We grow up thinking there is one type of medicine, only to find out as we go through life that it is not so simple. If you have interest, these books are interesting in considering medicine in a larger context.
|Limits to Medicine: Medical Nemesis, the Expropriation of Health
“The medical establishment has become a major threat to health.” This is the opening statement and basic contention of Ivan Illich’s searing social critique. In Limits to Medicine Ivan Illich has enlarged on this theme of disabling social services, schools, and transport, which have become, through over-industrialization, harmful to man. In this radical contribution to social thinking Illich decimates the myth of the magic of the medical profession.
A revealing critique of chemotherapy, this book looks objectively at chemo’s successes and failures.
|The Social Transformation of American Medicine: The rise of a sovereign profession and the making of a vast industry
Winner of the 1983 Pulitzer Prize and the Bancroft Prize in American History, this is a landmark history of how the entire American health care system of doctors, hospitals, health plans, and government programs has evolved over the last two centuries. “The definitive social history of the medical profession in America….A monumental achievement.”—H. Jack Geiger, M.D., New York Times Book Review
|Money-Driven Medicine: The Real Reason Health Care Costs So Much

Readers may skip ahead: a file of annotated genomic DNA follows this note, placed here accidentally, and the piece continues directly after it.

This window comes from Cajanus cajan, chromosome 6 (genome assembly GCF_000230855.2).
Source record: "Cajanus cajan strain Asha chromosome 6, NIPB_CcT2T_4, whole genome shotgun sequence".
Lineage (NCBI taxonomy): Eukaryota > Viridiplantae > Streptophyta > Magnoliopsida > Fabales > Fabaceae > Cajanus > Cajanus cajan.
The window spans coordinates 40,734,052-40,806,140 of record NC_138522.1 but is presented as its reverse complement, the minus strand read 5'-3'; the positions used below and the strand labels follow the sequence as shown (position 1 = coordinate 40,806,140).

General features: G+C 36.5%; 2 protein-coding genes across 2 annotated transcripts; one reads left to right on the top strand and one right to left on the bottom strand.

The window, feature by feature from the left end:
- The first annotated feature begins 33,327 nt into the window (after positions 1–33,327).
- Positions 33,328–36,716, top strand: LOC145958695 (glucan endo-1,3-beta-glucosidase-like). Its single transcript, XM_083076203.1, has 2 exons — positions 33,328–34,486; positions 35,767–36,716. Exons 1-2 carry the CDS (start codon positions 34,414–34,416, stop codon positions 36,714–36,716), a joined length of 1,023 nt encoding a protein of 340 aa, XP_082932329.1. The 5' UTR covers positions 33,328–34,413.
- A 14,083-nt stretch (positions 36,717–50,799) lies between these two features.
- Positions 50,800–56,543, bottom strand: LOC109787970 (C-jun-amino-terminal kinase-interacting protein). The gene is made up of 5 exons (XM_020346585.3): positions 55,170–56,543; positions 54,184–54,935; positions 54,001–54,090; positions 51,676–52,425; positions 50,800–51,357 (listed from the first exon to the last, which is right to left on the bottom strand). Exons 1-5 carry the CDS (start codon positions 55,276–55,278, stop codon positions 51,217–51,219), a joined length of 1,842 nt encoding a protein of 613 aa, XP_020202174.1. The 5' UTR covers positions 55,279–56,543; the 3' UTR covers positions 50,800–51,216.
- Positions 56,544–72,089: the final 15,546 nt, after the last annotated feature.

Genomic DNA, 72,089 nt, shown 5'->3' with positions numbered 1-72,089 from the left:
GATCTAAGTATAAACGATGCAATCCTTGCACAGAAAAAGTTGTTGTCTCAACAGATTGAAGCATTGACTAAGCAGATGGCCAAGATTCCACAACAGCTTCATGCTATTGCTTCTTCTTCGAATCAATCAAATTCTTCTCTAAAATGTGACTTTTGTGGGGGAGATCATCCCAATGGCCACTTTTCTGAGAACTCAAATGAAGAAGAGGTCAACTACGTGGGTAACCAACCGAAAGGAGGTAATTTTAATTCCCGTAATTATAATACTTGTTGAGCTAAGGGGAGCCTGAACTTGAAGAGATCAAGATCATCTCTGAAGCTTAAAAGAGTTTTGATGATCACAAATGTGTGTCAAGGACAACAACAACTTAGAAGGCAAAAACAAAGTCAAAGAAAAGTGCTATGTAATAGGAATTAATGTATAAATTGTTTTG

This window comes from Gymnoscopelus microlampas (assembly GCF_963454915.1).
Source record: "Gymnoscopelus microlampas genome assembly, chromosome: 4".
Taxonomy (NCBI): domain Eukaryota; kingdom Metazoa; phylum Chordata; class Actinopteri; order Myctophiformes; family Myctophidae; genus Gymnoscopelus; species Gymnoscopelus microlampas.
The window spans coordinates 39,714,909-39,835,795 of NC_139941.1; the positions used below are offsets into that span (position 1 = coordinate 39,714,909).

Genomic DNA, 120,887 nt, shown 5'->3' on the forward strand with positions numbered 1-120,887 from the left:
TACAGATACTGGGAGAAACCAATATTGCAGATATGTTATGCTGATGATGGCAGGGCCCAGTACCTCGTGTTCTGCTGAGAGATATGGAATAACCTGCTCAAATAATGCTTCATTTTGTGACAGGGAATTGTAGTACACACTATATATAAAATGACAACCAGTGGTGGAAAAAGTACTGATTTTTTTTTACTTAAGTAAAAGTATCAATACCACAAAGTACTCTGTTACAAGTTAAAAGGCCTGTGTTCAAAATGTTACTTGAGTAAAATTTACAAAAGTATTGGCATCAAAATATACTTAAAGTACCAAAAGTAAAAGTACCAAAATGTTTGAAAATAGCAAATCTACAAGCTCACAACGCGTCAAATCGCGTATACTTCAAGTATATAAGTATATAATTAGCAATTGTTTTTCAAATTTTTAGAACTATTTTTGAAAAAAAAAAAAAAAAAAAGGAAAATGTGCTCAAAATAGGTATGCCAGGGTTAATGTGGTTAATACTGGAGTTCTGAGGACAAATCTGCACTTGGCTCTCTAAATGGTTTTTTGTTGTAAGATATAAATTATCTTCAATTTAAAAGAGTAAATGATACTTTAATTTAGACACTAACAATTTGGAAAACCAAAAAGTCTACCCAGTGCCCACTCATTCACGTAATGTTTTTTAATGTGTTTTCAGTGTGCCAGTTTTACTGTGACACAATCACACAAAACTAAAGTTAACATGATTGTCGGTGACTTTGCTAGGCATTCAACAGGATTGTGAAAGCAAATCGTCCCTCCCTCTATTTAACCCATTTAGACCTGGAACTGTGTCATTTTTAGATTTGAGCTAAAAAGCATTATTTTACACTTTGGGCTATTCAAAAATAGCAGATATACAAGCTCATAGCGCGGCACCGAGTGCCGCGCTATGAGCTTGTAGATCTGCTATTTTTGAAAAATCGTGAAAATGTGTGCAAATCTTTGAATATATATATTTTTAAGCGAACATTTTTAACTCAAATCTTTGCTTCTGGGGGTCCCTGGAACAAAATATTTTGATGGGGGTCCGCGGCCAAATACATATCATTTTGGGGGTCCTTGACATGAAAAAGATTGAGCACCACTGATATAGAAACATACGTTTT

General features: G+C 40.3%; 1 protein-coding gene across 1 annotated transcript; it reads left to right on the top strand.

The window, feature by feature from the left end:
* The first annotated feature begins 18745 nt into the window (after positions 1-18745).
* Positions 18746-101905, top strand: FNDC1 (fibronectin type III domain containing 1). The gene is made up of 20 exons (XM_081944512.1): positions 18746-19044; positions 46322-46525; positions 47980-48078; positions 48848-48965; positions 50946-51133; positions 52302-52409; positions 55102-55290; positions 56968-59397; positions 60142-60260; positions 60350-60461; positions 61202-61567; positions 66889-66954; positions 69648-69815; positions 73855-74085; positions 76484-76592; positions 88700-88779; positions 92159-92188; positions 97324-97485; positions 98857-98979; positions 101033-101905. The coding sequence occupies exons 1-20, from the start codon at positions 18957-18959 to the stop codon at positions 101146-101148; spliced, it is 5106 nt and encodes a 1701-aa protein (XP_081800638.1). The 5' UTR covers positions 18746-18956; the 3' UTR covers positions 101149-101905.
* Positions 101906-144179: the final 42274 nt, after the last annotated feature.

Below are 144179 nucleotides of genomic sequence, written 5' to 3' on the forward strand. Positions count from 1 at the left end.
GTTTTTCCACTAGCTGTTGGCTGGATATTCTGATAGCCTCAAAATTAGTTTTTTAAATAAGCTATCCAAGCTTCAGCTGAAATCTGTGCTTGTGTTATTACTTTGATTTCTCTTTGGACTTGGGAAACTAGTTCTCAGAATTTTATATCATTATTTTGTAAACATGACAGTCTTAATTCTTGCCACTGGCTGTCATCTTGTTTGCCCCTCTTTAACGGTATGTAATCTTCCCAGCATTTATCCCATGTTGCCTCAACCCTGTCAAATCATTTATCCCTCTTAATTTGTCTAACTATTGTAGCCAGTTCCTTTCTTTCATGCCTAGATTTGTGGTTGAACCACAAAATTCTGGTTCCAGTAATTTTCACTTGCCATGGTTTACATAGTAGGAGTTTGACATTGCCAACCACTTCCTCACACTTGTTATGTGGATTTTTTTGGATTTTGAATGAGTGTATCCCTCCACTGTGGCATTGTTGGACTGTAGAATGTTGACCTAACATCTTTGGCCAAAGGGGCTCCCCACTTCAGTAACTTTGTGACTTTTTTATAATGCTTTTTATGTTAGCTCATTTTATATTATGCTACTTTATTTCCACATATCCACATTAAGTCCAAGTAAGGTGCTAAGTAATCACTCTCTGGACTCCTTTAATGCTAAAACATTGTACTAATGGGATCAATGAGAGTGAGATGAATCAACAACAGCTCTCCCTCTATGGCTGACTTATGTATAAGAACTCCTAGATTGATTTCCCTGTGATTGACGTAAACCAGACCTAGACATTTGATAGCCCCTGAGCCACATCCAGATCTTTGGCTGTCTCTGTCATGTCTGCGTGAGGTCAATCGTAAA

Why is medical care in the United States so expensive? For decades, Americans have taken it as a matter of faith that we spend more because we have the best health care system in the world. But as costs levitate, that argument becomes more difficult to make. Today, we spend twice as much as Japan on health care—yet few would argue that our health care system is twice as good. Instead, startling new evidence suggests that one out of every three of our health care dollars is squandered on unnecessary or redundant tests; unproven, sometimes unwanted procedures; and overpriced drugs and devices that, too often, are no better than the less expensive products they have replaced. How did this happen? In Money-Driven Medicine, Maggie Mahar takes the reader behind the scenes of a $2 trillion industry to witness how billions of dollars are wasted in a Hobbesian marketplace that pits the industry’s players against each other. In remarkably candid interviews, doctors, hospital administrators, patients, health care economists, corporate executives, and Wall Street analysts describe a war of “all against all” that can turn physicians, hospitals, insurers, drugmakers, and device makers into blood rivals. Rather than collaborating, doctors and hospitals compete. Rather than sharing knowledge, drugmakers and device makers divide value. Rather than thinking about long-term collective goals, the imperatives of an impatient marketplace force health care providers to focus on short-term fiscal imperatives. And so investments in untested bleeding-edge medical technologies crowd out investments in information technology that might, in the long run, not only reduce errors but contain costs. In theory, free market competition should tame health care inflation. In fact, Mahar demonstrates, when it comes to medicine, the traditional laws of supply and demand do not apply. Normally, when supply expands, prices fall. But in the health care industry, as the number and variety of drugs, devices, and treatments multiplies, demand rises to absorb the excess, and prices climb. Meanwhile, the perverse incentives of a fee-for-service system reward health care providers for doing more, not less. In this superbly written book, Mahar shows why doctors must take responsibility for the future of our health care industry. Today, she observes, “physicians have been stripped of their standing as professionals: Insurers address them as vendors (‘Dear Health Care Provider’), drugmakers and device makers see them as customers (someone you might take to lunch or a strip club), while . . . consumers (aka patients) are encouraged to see their doctors as overpaid retailers. . . . Before patients can reclaim their rightful place as the center—and indeed as the raison d’être—of our health care system,” Mahar suggests, “we must once again empower doctors . . . to practice patient-centered medicine—based not on corporate imperatives, doctors’ druthers, or even patients’ demands,” but on the best scientific research available.